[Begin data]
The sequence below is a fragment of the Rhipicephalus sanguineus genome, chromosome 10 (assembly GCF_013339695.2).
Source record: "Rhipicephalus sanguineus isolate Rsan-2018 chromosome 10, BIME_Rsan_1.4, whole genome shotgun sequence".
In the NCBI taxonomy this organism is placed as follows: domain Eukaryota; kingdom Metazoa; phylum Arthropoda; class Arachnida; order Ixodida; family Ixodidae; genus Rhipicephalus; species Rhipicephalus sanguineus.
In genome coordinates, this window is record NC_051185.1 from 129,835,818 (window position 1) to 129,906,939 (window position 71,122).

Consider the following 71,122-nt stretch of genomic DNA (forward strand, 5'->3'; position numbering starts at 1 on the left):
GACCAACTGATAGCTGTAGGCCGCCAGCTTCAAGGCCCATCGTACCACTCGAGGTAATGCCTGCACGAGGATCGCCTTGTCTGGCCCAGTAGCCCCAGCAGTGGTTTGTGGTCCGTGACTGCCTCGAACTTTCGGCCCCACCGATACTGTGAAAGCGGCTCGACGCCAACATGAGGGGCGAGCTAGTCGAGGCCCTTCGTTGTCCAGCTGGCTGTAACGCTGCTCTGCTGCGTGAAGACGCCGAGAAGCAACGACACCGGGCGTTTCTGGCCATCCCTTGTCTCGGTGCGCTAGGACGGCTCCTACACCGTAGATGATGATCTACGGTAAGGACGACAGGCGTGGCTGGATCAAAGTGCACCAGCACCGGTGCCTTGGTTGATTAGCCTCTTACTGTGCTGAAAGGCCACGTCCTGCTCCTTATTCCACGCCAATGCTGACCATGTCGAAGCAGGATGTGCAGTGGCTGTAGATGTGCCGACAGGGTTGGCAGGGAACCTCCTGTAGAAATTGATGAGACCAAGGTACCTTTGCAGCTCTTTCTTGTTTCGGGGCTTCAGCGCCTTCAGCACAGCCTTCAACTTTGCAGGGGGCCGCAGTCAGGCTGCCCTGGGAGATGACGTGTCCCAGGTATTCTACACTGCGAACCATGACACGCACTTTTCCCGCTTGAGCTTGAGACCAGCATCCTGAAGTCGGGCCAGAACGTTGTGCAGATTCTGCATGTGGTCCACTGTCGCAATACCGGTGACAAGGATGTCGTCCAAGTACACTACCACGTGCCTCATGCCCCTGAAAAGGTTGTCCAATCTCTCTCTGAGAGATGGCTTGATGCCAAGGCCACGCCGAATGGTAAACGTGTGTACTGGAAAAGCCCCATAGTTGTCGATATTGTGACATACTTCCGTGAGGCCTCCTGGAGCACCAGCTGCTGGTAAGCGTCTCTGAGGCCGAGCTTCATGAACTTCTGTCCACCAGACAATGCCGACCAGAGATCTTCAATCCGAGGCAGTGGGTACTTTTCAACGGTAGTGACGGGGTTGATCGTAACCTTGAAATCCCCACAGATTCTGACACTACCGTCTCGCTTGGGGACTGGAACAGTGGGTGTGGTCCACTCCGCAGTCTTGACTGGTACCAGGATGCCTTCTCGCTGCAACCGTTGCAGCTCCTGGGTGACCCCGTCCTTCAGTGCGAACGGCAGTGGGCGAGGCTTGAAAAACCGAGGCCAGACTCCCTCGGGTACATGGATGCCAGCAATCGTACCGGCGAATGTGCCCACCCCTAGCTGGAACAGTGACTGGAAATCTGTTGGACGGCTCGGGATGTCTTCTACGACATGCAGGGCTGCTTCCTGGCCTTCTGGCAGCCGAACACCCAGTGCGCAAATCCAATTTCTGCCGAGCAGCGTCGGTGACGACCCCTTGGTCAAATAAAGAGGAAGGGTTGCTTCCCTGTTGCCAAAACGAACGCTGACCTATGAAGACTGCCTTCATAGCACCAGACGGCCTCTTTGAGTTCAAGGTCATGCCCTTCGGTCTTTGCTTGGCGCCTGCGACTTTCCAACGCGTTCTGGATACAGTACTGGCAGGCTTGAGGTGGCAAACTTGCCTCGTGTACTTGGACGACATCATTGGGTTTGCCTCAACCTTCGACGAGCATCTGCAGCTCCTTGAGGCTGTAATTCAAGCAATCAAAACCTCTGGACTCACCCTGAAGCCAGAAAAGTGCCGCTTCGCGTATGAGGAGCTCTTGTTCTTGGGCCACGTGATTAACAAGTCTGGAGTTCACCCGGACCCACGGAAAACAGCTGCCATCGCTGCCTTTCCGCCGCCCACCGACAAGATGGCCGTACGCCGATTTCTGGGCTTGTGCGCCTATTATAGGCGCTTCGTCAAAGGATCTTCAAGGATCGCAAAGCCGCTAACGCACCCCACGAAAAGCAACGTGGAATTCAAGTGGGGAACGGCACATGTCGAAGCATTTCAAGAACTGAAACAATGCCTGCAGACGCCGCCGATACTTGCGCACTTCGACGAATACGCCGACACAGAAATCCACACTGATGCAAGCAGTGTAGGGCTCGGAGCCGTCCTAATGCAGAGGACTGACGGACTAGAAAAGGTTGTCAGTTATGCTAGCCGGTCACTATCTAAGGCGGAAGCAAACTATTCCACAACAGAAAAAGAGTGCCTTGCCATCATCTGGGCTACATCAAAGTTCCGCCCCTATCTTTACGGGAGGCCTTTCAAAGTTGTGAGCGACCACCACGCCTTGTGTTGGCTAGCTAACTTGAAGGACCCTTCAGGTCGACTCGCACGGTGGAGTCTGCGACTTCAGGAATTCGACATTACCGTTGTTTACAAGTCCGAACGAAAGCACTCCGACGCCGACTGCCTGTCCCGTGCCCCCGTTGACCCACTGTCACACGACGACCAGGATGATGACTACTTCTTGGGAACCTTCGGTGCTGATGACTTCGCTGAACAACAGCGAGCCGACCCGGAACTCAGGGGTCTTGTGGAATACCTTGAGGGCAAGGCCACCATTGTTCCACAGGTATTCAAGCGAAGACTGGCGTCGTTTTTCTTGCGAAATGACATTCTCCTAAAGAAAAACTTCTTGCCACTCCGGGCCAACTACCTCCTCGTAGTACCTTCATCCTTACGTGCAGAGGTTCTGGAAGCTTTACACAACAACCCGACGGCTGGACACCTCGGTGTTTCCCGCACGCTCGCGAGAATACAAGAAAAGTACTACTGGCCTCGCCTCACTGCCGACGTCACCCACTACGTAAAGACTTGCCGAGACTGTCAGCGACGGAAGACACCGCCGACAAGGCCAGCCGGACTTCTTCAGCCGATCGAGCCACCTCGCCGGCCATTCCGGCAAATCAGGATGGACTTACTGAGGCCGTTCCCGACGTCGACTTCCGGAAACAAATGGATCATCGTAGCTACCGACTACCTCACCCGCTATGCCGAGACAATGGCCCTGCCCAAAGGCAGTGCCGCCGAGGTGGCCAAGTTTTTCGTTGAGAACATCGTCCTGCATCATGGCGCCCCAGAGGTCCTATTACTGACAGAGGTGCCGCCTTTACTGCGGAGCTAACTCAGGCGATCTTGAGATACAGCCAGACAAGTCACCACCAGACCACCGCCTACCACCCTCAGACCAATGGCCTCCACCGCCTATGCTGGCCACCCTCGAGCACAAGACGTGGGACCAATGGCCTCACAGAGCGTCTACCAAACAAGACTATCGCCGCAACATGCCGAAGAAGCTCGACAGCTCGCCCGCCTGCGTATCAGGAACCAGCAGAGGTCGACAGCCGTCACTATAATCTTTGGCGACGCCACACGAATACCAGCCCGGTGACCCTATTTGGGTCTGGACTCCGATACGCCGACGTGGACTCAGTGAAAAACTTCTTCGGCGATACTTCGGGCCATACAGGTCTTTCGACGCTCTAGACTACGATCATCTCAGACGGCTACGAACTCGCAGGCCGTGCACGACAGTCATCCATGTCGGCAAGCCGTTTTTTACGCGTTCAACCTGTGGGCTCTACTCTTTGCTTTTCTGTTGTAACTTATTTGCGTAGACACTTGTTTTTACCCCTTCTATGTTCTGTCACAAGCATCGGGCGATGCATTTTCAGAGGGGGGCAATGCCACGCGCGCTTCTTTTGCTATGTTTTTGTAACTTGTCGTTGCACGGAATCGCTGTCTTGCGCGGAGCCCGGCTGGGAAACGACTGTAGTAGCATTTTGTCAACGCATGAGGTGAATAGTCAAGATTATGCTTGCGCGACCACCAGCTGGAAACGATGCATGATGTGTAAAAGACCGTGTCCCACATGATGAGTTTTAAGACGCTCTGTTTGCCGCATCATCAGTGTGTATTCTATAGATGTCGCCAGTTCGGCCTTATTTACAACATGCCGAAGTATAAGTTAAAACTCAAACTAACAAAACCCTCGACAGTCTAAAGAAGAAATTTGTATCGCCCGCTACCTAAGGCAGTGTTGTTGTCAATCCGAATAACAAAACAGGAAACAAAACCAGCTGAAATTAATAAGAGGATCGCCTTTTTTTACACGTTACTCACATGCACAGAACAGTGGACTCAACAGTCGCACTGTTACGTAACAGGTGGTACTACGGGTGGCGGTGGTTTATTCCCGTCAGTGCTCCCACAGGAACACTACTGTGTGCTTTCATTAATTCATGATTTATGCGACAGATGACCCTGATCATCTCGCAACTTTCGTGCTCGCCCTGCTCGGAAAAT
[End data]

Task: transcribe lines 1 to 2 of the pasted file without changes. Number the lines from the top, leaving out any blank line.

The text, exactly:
The sequence below is a fragment of the Rhipicephalus sanguineus genome, chromosome 10 (assembly GCF_013339695.2).
Source record: "Rhipicephalus sanguineus isolate Rsan-2018 chromosome 10, BIME_Rsan_1.4, whole genome shotgun sequence".